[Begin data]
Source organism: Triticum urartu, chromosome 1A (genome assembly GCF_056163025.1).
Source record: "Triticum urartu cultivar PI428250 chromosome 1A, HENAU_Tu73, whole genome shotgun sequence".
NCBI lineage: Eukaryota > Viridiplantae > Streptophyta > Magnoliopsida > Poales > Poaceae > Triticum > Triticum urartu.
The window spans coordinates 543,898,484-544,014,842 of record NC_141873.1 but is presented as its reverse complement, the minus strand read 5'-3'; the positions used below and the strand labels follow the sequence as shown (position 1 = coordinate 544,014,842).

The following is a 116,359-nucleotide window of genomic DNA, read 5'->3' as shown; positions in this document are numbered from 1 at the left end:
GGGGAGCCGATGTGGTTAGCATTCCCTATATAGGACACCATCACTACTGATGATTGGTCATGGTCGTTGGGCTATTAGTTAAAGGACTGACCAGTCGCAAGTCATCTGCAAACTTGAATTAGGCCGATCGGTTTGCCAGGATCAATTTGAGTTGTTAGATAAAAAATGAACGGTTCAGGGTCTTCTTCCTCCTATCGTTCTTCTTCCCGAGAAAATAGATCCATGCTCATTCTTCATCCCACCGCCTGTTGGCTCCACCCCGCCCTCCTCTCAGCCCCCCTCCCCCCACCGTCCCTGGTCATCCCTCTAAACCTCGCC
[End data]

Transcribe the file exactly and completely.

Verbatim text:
Source organism: Triticum urartu, chromosome 1A (genome assembly GCF_056163025.1).
Source record: "Triticum urartu cultivar PI428250 chromosome 1A, HENAU_Tu73, whole genome shotgun sequence".
NCBI lineage: Eukaryota > Viridiplantae > Streptophyta > Magnoliopsida > Poales > Poaceae > Triticum > Triticum urartu.
The window spans coordinates 543,898,484-544,014,842 of record NC_141873.1 but is presented as its reverse complement, the minus strand read 5'-3'; the positions used below and the strand labels follow the sequence as shown (position 1 = coordinate 544,014,842).

The following is a 116,359-nucleotide window of genomic DNA, read 5'->3' as shown; positions in this document are numbered from 1 at the left end:
GGGGAGCCGATGTGGTTAGCATTCCCTATATAGGACACCATCACTACTGATGATTGGTCATGGTCGTTGGGCTATTAGTTAAAGGACTGACCAGTCGCAAGTCATCTGCAAACTTGAATTAGGCCGATCGGTTTGCCAGGATCAATTTGAGTTGTTAGATAAAAAATGAACGGTTCAGGGTCTTCTTCCTCCTATCGTTCTTCTTCCCGAGAAAATAGATCCATGCTCATTCTTCATCCCACCGCCTGTTGGCTCCACCCCGCCCTCCTCTCAGCCCCCCTCCCCCCACCGTCCCTGGTCATCCCTCTAAACCTCGCC